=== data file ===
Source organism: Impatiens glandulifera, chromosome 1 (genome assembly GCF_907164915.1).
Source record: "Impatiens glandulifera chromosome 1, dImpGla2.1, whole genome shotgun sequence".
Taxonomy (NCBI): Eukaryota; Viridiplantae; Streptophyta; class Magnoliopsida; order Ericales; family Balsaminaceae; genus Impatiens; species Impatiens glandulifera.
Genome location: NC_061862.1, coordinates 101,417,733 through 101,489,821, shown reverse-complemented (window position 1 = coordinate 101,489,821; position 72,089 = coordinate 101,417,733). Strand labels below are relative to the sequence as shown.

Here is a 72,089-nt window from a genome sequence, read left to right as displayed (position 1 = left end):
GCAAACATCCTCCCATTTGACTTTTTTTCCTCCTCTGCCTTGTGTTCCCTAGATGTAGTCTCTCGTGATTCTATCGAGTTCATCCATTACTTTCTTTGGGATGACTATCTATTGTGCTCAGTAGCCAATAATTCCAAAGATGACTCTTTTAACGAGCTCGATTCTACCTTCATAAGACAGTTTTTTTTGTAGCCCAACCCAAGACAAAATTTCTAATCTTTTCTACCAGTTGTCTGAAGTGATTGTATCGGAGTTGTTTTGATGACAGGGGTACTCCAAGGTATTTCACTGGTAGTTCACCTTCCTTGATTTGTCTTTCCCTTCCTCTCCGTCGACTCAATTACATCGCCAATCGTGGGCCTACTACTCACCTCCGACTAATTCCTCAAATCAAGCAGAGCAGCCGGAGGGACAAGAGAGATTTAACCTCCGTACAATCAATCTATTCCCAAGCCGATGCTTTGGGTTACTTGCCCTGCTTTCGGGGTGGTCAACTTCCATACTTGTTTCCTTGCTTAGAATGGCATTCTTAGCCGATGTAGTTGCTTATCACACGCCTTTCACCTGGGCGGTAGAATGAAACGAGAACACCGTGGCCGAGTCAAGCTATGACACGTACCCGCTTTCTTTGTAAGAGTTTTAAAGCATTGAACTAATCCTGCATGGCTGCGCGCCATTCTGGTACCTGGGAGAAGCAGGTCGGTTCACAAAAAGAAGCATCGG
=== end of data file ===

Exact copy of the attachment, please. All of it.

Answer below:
Source organism: Impatiens glandulifera, chromosome 1 (genome assembly GCF_907164915.1).
Source record: "Impatiens glandulifera chromosome 1, dImpGla2.1, whole genome shotgun sequence".
Taxonomy (NCBI): Eukaryota; Viridiplantae; Streptophyta; class Magnoliopsida; order Ericales; family Balsaminaceae; genus Impatiens; species Impatiens glandulifera.
Genome location: NC_061862.1, coordinates 101,417,733 through 101,489,821, shown reverse-complemented (window position 1 = coordinate 101,489,821; position 72,089 = coordinate 101,417,733). Strand labels below are relative to the sequence as shown.

Here is a 72,089-nt window from a genome sequence, read left to right as displayed (position 1 = left end):
GCAAACATCCTCCCATTTGACTTTTTTTCCTCCTCTGCCTTGTGTTCCCTAGATGTAGTCTCTCGTGATTCTATCGAGTTCATCCATTACTTTCTTTGGGATGACTATCTATTGTGCTCAGTAGCCAATAATTCCAAAGATGACTCTTTTAACGAGCTCGATTCTACCTTCATAAGACAGTTTTTTTTGTAGCCCAACCCAAGACAAAATTTCTAATCTTTTCTACCAGTTGTCTGAAGTGATTGTATCGGAGTTGTTTTGATGACAGGGGTACTCCAAGGTATTTCACTGGTAGTTCACCTTCCTTGATTTGTCTTTCCCTTCCTCTCCGTCGACTCAATTACATCGCCAATCGTGGGCCTACTACTCACCTCCGACTAATTCCTCAAATCAAGCAGAGCAGCCGGAGGGACAAGAGAGATTTAACCTCCGTACAATCAATCTATTCCCAAGCCGATGCTTTGGGTTACTTGCCCTGCTTTCGGGGTGGTCAACTTCCATACTTGTTTCCTTGCTTAGAATGGCATTCTTAGCCGATGTAGTTGCTTATCACACGCCTTTCACCTGGGCGGTAGAATGAAACGAGAACACCGTGGCCGAGTCAAGCTATGACACGTACCCGCTTTCTTTGTAAGAGTTTTAAAGCATTGAACTAATCCTGCATGGCTGCGCGCCATTCTGGTACCTGGGAGAAGCAGGTCGGTTCACAAAAAGAAGCATCGG